This is How it Ends, is a meticulously conceived plot, packed with contemporary social issues, crime, drama and action. The story emerges as a psychological thriller cast through a social prism. Eva Dolan, a relatively newcomer in the crime writers’ block, has maturely woven the theme around a social cause, interlacing it with activism, crime and politics, rivalries, and relationships.
She has significantly highlighted gentrification, which is a burning problem in societies the world over, and its ills. So anti-gentrification movement finds a substantial focus in the novel. It is the reason for a spat between the activists and real estate developers, and cause for action, associations and protest in the story. And, how this movement along with the associated atmosphere manifests in a murder, is worth a read. Dolan has raised social and economic issues in her previous works as well. She has mentioned putrid living conditions of migrants with an underlying tonal anger towards authorities. The portrayal of protests, politics and opposition to exploitation, is similar. However, her version is nuanced, and expression measured, across her works.
The variety and action in the scenes keep the reader tied to the book till the end. As the story progresses, we discover several complexities in the plot, several twists and turns, which is unique. The separate presentations through the lead characters make the pace of the story little unwieldy. Nonetheless, the narrative is gritty and abundant. And Dolan’s writing is undoubtedly lucid and apprehensible.
As said, story unfolds through two characters Ella and Molly, going back and forth in time. Ella’s perspective looks back in time while Molly’s go forward, but the threads are timely pulled together connecting the past and the present.
Ella, a PhD student, is a passionate blogger and a social activist while Molly, a middle-aged woman, is a veteran political activist and photographer. She participated in the famous protest movement at Greenham Common Women’s Peace Camp in Berkshire, England in the 80s. Molly is characterized as a mother figure to Ella, taking care of her, pepping her up when she is down and giving her courage when she is scared. Meanwhile, Ella’s own parents are apparently not happy with her involvement in politics. “We have enough in common-hiking, rugby league, craft beers – we can spend hours together without mentioning our jobs,” Ella says about her father in a conversation.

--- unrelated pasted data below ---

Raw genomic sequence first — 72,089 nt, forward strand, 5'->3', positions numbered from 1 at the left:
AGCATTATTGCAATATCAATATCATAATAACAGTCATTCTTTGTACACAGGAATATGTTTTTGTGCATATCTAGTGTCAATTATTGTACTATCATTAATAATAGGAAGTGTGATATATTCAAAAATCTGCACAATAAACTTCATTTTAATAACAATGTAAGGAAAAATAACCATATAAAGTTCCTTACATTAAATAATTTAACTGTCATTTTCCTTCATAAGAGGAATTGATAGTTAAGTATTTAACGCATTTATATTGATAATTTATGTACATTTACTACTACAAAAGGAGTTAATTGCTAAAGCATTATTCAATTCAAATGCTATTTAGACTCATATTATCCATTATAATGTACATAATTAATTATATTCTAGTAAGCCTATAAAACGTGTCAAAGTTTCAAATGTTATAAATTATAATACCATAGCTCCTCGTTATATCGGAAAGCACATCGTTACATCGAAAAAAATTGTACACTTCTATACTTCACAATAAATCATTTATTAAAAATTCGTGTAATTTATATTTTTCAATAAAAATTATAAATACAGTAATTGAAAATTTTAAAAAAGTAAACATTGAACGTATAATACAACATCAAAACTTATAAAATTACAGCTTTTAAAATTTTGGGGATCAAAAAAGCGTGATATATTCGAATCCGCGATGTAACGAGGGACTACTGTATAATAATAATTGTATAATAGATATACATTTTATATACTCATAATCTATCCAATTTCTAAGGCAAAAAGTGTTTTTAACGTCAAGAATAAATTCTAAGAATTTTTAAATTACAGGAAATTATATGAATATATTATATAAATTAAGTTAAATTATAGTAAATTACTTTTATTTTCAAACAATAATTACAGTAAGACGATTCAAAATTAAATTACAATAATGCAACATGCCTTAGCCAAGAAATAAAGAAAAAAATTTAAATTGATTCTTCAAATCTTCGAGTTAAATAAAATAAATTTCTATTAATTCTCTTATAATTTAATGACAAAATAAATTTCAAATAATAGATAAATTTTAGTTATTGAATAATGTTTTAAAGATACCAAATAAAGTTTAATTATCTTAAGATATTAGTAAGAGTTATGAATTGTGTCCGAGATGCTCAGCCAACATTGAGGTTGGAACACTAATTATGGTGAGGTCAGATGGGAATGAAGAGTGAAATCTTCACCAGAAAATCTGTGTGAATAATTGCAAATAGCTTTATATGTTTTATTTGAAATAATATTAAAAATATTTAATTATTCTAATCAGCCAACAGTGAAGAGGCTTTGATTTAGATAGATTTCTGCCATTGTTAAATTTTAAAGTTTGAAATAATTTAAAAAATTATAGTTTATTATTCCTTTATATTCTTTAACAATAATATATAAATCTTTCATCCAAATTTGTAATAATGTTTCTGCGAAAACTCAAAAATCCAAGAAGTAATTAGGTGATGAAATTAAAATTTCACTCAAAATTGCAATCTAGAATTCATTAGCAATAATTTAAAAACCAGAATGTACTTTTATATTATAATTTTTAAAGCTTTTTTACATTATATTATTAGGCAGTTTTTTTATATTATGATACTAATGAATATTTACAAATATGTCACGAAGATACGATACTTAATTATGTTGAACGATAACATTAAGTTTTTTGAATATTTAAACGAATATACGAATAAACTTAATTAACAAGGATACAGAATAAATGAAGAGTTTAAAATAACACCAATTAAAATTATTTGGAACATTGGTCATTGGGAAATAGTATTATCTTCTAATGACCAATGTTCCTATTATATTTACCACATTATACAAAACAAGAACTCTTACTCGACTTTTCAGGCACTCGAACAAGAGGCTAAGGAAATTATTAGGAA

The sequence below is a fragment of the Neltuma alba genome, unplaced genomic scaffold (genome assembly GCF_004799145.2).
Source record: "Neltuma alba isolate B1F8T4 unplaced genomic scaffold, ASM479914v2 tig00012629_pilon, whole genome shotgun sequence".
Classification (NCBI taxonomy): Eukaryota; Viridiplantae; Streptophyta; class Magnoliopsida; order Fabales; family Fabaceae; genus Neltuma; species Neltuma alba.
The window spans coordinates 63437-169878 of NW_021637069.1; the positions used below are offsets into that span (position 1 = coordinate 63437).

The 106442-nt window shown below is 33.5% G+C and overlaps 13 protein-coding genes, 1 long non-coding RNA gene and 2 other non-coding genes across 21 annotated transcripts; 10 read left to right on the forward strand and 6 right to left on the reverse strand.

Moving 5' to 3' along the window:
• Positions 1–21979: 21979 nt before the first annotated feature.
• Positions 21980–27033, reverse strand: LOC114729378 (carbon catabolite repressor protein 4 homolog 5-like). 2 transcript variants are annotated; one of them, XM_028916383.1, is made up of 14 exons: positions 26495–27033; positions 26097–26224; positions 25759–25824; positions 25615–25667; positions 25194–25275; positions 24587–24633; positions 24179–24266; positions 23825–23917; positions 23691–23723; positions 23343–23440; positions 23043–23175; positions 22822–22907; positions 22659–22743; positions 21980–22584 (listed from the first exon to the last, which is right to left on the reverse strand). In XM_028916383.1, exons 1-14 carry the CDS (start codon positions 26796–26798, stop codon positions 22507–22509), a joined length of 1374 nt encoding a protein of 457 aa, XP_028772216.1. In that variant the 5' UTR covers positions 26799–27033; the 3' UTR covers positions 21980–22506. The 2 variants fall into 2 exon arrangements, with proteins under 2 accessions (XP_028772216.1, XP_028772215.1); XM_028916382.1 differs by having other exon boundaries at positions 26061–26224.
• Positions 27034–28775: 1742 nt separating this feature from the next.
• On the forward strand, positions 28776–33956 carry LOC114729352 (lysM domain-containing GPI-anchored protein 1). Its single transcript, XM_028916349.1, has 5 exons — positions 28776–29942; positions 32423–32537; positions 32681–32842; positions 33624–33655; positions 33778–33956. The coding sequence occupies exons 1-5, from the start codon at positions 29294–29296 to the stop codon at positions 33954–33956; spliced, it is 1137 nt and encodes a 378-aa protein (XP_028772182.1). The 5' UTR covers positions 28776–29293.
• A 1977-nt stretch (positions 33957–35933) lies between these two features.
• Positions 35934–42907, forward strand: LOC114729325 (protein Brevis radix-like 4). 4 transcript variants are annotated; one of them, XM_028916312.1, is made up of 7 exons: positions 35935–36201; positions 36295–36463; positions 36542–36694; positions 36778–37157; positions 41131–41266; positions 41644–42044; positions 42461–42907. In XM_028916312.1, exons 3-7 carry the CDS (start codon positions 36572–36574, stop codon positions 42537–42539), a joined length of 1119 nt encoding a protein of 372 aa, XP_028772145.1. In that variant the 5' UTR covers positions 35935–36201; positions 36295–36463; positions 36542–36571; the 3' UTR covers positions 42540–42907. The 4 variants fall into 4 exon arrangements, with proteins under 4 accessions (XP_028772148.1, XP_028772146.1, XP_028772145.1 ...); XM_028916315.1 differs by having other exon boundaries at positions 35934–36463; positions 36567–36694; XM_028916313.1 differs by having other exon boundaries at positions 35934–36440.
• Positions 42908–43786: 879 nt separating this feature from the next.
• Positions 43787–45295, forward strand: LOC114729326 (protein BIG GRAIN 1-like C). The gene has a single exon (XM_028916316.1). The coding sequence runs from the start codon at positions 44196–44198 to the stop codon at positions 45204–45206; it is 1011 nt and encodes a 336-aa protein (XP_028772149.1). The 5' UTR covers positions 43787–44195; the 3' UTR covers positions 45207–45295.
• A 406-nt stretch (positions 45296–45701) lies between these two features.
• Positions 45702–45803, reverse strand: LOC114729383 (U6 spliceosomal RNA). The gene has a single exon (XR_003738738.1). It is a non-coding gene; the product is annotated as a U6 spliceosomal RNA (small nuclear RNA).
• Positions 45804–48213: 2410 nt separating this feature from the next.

The book opens with an impending eviction the residents of a semi-dilapidated tower (Castle Rise) in London are facing. Property developers want this block evacuated to raze it down, and subsequently develop luxury condominiums. ‘Three hundred gone, just six left..’ is the count of the remaining squatters after a huge number emptied the building. Both Ella and Molly are fighting against the forces to stop the evacuation, through social media and on ground campaigns despite death threats.
Amidst this situation, there is a sudden death of a man, whose body Ella finds out after returning from a rooftop party one day. She was celebrating with friends and supporters of her “kickstart” project off writing a book to raise a voice against gentrification, London’s biggest trouble.
The death becomes the epicentre of a series of events, immediate and subsequent. Panicked Ella calls Molly to her help and they together hide the body in a lift shaft of the bepicentre which they are fighting to save. Life does not remain the same since then. The repercussions affect the relationship between Ella and Molly, as mistrust seeps in. The mother-daughter bond slowly withers.
The story further shocks readers, with the much unexpected twist ever, in the culmination chapter – “This is how it ends”. “But she couldn’t let them see the fear churning in her stomach, the sick feeling which had somehow spread to her bones…”, is the suffocating thought that runs through Ella’s mind when she is waiting to be interrogated while the investigator goes to get
Eye-opening revelations, investigation, contemplation, anger, physical brawl and many more comprise the concluding narrative, which goes into some 100 pages. It can be assessed as the most gripping part of the book. Who is punished in the end, and how the actions play out is the writer’s classic punch.
Although the alternate perspectives juxtaposed in the book through Ella and Molly, may wane the thrill, the unique and flamboyant storytelling hooks any thriller fanatic till the mystery is solved.
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